Educating Girls

29 April 2020

Care and Connection during COVID-19

Care and Connection during COVID-19


'Care and Connection' have been the guiding concepts at the very heart of the way Ruyton has sought to support all members of the School community during the COVID-19 pandemic. These concepts have always underpinned the philosophy behind Ruyton’s Wellbeing Framework. According to Trish Hatzis, Director of Wellbeing, this is a philosophy which recognises that an individual’s opportunity to achieve their personal best occurs when the emotional, physical, social and intellectual aspects of their life are in balance. 

In 2020, the global health emergency has required Australians to make a sudden transition to a very different way of living, and the adjustments we’ve all been required to make could pose a potential threat to our individual welfare. When physical distancing and other lockdown measures were put in place, school communities like Ruyton had to radically reinvent themselves in order to continue the delivery of their 'core business', that of providing education to young people. As noted by Trish Hatzis, 'we had to keep our rich learning environment going, teaching the same engaging and challenging curriculum that was offered in the pre-pandemic world, we just had to deliver it in new and different ways'.  While Ruyton’s technological capacity and well-supported teaching staff enabled it to quickly meet this test, it was our existing focus on a holistic, 'whole-person, whole-of-Ruyton' approach to wellbeing that has particularly shaped the School’s broader response to the pandemic.

'For young people, social connection is so important', Trish explained. 'Without it they can risk becoming disengaged or face rising levels of anxiety'. The Wellbeing Framework has ensured that Ruyton has maintained fully-rounded support for our students, balancing the intellectual realm with actions that will help their physical, social and emotional safety too. There have been many creative and effective ways Ruyton has achieved this, ranging from virtual assemblies and online sports training programmes, to choir practice by video conferencing and a new click & collect library book service.  Even a virtual school production is in the pipeline. For Trish, a particular highlight has been that 120 junior girls joined in on a recent light-hearted lunchtime trivia session lead by quizmaster, Julian Mutton, the Deputy Head of Junior School.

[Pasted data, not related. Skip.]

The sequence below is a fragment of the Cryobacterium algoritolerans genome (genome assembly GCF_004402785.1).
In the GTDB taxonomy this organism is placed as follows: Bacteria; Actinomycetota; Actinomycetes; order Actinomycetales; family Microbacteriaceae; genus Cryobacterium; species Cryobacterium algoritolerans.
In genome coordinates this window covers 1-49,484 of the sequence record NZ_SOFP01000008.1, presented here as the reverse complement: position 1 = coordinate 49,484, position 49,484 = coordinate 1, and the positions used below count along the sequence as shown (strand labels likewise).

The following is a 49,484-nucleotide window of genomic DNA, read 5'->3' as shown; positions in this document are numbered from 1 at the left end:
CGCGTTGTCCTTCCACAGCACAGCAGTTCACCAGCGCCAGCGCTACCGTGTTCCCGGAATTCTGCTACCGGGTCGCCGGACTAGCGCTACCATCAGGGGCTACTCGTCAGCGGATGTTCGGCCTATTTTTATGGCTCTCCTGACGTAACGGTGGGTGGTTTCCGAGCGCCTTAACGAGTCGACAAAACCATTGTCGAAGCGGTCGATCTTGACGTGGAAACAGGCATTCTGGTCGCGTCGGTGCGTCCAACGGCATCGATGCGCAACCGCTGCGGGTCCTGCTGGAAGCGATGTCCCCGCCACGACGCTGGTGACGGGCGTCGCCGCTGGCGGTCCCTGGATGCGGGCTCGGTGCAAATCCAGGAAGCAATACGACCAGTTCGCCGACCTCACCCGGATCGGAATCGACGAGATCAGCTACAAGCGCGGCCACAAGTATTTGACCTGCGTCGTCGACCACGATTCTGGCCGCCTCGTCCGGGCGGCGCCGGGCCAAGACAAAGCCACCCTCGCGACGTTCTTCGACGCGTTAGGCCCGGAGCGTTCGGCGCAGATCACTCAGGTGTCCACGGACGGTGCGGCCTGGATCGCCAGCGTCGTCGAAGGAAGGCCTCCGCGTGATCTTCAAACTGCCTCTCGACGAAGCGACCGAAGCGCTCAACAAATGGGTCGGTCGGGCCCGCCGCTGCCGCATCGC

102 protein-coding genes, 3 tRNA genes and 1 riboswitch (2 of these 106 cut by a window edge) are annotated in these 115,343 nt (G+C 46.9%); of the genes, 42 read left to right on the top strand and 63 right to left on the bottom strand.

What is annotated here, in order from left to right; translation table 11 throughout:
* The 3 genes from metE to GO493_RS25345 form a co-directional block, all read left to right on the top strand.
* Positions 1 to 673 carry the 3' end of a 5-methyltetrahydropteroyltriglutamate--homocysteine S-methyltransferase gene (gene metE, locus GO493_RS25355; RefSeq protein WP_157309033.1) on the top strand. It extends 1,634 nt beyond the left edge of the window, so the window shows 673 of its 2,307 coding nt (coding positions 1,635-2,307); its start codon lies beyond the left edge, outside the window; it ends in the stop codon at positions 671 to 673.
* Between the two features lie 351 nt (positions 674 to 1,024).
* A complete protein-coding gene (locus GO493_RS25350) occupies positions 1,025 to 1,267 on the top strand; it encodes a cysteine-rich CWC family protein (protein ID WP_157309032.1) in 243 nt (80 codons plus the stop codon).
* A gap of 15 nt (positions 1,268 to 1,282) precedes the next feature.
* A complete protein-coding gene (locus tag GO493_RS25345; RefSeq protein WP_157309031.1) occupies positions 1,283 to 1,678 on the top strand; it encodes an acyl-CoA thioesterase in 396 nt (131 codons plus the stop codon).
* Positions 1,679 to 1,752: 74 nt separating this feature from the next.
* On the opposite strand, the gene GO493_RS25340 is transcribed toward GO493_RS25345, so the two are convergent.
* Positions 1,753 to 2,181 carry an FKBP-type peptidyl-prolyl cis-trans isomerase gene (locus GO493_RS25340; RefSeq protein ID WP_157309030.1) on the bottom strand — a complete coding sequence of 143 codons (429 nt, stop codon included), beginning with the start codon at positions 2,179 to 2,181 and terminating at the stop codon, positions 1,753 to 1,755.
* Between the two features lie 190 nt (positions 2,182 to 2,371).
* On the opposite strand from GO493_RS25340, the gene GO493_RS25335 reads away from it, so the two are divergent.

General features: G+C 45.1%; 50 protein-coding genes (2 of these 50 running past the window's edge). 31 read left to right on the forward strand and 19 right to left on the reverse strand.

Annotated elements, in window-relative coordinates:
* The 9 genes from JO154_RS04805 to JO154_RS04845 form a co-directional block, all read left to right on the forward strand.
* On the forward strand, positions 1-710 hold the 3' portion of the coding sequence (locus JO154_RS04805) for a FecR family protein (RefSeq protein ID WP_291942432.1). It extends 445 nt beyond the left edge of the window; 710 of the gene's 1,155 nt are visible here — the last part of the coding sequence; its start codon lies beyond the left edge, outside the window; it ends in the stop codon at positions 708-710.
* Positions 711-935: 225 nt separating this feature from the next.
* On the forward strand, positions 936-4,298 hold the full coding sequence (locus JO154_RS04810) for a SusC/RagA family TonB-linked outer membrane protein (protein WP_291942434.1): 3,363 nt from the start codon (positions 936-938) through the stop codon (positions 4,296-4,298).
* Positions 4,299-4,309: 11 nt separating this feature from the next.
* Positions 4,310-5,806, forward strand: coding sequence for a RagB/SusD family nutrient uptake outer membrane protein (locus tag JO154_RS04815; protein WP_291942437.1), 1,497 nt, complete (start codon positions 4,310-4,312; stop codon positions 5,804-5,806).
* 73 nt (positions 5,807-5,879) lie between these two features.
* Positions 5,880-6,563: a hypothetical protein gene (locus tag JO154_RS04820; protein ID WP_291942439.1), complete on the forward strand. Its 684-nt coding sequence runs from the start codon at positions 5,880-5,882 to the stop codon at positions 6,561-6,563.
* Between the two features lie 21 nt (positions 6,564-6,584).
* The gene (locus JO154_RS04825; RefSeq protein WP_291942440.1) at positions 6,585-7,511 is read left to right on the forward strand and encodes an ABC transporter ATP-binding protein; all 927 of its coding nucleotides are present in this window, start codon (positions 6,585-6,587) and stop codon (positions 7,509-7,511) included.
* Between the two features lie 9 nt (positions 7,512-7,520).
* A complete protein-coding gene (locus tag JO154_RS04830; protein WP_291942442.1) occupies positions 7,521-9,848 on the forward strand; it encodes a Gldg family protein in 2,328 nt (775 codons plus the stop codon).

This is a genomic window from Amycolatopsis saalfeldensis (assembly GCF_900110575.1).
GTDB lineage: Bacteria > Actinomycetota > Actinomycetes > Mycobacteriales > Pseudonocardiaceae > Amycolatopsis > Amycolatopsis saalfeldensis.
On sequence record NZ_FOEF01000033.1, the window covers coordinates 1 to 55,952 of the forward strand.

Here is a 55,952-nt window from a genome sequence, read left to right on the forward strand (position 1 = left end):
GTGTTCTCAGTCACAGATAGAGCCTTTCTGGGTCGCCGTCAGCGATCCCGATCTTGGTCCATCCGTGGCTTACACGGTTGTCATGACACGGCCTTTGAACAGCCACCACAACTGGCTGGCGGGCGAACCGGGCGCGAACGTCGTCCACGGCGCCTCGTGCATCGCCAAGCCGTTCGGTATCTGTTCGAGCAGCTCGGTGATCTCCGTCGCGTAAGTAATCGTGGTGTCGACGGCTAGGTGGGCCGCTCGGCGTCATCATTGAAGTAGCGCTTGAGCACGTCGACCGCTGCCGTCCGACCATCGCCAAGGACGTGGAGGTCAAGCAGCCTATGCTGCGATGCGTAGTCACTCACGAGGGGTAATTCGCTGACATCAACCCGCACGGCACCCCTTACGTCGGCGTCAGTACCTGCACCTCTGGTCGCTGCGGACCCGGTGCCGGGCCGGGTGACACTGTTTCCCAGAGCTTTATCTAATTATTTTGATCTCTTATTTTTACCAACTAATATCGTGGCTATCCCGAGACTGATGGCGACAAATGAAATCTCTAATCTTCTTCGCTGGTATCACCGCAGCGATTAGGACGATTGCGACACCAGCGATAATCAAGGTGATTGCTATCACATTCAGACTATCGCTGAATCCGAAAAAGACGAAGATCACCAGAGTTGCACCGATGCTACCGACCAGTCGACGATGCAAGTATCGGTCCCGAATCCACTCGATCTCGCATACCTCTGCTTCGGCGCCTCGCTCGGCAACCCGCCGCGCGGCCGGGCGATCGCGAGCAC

The holistic approach to wellbeing is also applied to all other members of our School community. For parents and guardians, Ruyton has been able to do things like transition our ‘Powerful Parenting’ series onto an online format. For staff it’s been vital that the strong technological support they normally receive has been sustained and extended into the delivery of distance learning. It’s also been important that they’ve continued to experience the professional and social benefits of interaction with colleagues. Mechanisms like daily virtual staff rooms help us achieve this. As a measure to protect their physical welfare, Ruyton will also be continuing its programme offering free flu vaccinations to staff this year.  Care of, and connection with the alumnae community has been brought to the fore with the reimagining of the Senior School community service programme. In this initiative, students are being brought together with Old Ruytonians through a postcard writing project. Together, each of these wellbeing measures work to maintain and nurture the vital web of connections within the school community that keep it functioning at its best.

'It’s been an extraordinary collective undertaking by all community members', Trish Hatzis noted. 'At Ruyton we have always been guided by the understanding that all teachers are wellbeing teachers, and that all staff have a role to play in supporting our overall wellbeing. The current COVID-19 environment has presented Ruyton with a great many new challenges, but a multi-faceted approach guided by our Wellbeing Framework and a strong sense of community engagement has ensured that students and teachers have risen to the challenge of a quick transition to distance learning'.


Interview by: Cathy Dodson

Community Relations Team
Ruyton Girls' School

April 2020